08/31/2017 2:56PM

Hong Kong kicks off rich 2017-18 season Sunday

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Hong Kong Jockey Club
Pakistan Star has missed training time recently with a foot bruise.

Its engines scarcely cooled from the 2016-17 season, the Hong Kong Jockey Club has revved them up again for the 2017-18 season, which begins Sunday at Sha Tin.

The season, as it did this year, runs through July, and thanks to HKJC efforts to broaden the international viability of its product, more race fans around the world than ever before know it.

Free past performances, race analysis, and selections, plus replays, video previews, and stakes schedules all are now available through Daily Racing Form.

Sunday’s opening card, composed of 10 races, has the $319,458 Chief Executive’s Cup Handicap over 1,200 meters (about six furlongs) on turf as its feature. First post is 1 am. Eastern, with the Chief Executive’s set for 2.

The standard Hong Kong race week is Sunday afternoons at Sha Tin and Wednesday nights at Happy Valley, though there also is one Saturday card per month at Sha Tin. All racing in Hong Kong is conducted right-handed. The Sha Tin course is far more expansive than Happy Valley’s, and Sha Tin has a second track that often is locally referred to as “all weather” but is dirt.

Picturesque Happy Valley is situated in the heart of Hong Kong and very much is a specialists’ course, irregularly shaped with tight turns.

The crowds throng to Happy Valley, but all the biggest races come at Sha Tin, which this year hosts the most important day of the season on Sunday, Dec. 10. That card includes four Group 1 turf races: the Hong Kong Cup, Hong Kong Sprint, Hong Kong Mile, and Hong Kong Vase.

Hong Kong uses a handicap system, with horses eligible to certain races through their official rating. The Chief Executive’s Cup, for instance, is for horses rated 90 and above, and there are races on the Sunday card for horses rated between 0 and 40. Horses at all levels run for excellent purses, which throughout the course of this season will total more than $268.3 million.

Hong Kong has no breeding industry, and its horse population is entirely imported, with new sets of horses joining the colony each year mainly from Australasia and Europe. Hong Kong owners often change a horse’s name upon importation, and early-season races help sort out the newcomers. There are no races for 2-year-olds, and 3-year-olds are in fairly limited supply, with the bulk of races are for horses ages 4 and older.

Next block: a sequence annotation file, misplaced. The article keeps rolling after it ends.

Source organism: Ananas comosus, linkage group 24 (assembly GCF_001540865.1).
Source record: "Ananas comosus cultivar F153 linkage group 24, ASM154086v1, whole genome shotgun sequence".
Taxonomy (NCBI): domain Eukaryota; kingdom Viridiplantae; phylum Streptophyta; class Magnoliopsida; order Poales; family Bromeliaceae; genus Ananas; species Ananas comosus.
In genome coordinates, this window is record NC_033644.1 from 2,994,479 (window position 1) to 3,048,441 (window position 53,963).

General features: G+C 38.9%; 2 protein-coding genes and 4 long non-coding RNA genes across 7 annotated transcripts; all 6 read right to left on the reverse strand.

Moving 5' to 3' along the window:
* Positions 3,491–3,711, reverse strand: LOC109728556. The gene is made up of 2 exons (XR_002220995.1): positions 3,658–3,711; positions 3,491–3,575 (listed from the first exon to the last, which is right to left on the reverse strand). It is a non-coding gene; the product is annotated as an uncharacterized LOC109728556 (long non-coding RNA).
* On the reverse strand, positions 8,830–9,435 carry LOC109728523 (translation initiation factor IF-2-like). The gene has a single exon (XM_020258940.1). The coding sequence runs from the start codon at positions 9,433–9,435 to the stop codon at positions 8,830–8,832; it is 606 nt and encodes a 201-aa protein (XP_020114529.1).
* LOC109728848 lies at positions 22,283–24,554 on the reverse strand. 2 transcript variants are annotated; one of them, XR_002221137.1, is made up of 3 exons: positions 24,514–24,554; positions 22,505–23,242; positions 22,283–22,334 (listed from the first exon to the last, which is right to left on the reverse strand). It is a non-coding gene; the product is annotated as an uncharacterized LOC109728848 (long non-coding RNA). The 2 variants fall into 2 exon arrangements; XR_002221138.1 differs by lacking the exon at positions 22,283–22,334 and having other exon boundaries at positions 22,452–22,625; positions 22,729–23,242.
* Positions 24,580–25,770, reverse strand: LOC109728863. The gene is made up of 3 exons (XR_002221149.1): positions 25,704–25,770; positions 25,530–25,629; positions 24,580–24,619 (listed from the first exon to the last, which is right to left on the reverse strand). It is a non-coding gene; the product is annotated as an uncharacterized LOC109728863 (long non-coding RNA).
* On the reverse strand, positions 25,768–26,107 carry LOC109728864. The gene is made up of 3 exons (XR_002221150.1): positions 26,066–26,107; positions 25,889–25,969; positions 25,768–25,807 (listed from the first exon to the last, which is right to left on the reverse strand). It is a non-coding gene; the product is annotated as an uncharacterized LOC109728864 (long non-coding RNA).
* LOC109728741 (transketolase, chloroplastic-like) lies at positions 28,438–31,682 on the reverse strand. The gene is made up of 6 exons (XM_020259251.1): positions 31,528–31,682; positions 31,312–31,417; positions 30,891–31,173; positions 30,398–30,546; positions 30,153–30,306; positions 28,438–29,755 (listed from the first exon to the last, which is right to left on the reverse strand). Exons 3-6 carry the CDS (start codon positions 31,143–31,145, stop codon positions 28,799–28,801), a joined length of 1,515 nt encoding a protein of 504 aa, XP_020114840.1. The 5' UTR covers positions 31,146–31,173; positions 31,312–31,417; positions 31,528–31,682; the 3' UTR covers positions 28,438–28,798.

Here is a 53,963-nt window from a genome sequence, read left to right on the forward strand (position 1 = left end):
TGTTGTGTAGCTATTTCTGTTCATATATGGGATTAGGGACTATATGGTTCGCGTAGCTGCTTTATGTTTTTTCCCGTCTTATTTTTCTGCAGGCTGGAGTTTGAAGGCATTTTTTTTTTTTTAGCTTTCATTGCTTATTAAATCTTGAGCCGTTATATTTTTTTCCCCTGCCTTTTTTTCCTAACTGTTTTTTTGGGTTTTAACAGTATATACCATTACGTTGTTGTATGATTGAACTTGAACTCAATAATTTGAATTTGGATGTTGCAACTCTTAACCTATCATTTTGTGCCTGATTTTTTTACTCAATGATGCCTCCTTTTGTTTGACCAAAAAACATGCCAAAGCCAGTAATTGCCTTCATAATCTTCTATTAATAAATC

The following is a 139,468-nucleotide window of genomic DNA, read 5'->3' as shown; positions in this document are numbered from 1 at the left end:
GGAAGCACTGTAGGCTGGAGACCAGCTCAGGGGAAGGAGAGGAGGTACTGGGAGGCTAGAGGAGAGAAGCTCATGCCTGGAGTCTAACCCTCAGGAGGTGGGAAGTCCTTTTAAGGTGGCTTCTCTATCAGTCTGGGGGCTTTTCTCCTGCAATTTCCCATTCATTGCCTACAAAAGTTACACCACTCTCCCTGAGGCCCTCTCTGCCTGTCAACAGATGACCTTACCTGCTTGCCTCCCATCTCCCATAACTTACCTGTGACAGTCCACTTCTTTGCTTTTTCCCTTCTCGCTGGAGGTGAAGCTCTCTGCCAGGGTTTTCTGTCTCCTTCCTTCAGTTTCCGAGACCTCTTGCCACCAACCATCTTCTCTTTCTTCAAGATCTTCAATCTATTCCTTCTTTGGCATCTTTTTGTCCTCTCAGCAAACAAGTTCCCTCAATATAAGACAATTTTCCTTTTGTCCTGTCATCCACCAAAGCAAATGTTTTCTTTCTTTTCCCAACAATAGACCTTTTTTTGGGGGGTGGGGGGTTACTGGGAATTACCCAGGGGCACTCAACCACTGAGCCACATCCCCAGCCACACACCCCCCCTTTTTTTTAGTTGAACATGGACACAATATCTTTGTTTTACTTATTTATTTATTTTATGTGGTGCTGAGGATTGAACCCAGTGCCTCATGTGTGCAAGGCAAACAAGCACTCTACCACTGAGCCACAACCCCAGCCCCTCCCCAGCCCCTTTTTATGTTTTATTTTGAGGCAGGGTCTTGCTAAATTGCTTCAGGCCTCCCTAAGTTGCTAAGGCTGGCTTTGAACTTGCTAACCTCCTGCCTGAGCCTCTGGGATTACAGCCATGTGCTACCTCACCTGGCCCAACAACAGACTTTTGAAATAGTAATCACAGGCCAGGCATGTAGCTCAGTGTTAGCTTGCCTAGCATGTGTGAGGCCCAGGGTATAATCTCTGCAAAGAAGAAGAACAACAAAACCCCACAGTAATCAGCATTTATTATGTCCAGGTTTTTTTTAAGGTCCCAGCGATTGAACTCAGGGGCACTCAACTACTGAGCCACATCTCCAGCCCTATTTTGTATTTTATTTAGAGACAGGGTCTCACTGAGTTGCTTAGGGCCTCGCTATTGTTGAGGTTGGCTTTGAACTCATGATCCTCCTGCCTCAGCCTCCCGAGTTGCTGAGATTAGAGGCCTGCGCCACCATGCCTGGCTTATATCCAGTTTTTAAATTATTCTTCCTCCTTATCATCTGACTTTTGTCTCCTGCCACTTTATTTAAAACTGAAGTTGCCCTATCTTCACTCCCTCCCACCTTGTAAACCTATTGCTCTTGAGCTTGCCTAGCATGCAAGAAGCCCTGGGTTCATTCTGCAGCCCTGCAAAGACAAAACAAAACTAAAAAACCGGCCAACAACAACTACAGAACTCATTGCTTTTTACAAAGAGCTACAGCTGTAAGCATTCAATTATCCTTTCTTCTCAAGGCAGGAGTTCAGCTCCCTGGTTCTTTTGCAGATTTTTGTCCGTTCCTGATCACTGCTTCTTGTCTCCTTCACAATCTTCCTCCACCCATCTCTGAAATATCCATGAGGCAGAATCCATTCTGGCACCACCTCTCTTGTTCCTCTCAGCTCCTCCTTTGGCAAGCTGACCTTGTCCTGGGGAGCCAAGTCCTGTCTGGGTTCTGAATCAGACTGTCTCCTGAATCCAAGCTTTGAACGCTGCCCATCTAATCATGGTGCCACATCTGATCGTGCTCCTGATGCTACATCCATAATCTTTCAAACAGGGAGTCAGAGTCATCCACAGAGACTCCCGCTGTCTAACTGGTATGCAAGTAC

The best horse last season in Hong Kong, Rapper Dragon, tragically broke his pelvis May 7 in the Champion’s Mile and could not be saved. Meanwhile, Pakistan Star, perhaps Hong Kong’s most notorious horse, ended his season in June by refusing to race in the Champion’s Plate Handicap. Pakistan Star has talent to match his quirks, but a recent foot bruise has compromised his training.

Other major horses to watch are Nothinglikemore, Hot King Prawn, Mr. Stunning, and Thewizardofoz.

The HKJC tightly controls the trainer and jockey colonies, and the two new Hong Kong trainers for the season are the first in five years. Michael Freedman, an Australian, has 45 horses in his yard, while Frankie Lor has a 56-horse string. Lor is a former assistant to trainers John Moore and John Size, who run the two most powerful operations in Hong Kong.

Moore has brought in a new retained rider, Tommy Berry, whose arrival will have an impact on leading jockey Joao Moreira, one of Moore’s main riders during 2016-17.

Apprentice jockeys are in steady demand to take advantage of favorable weighting in the handicap ranks.

The best horse in the opening-day feature, Blizzard, is anything but favorably weighted. Blizzard, a solid group-stakes-level sprinter last season, totes 133 pounds, giving 15 to 20 pounds to his six rivals in the Chief Executive’s. A wet forecast also calls into question the wisdom of taking a short price on Blizzard, who could use Sunday’s race as a springboard to the Group 1 Sprinters Stakes in Japan.

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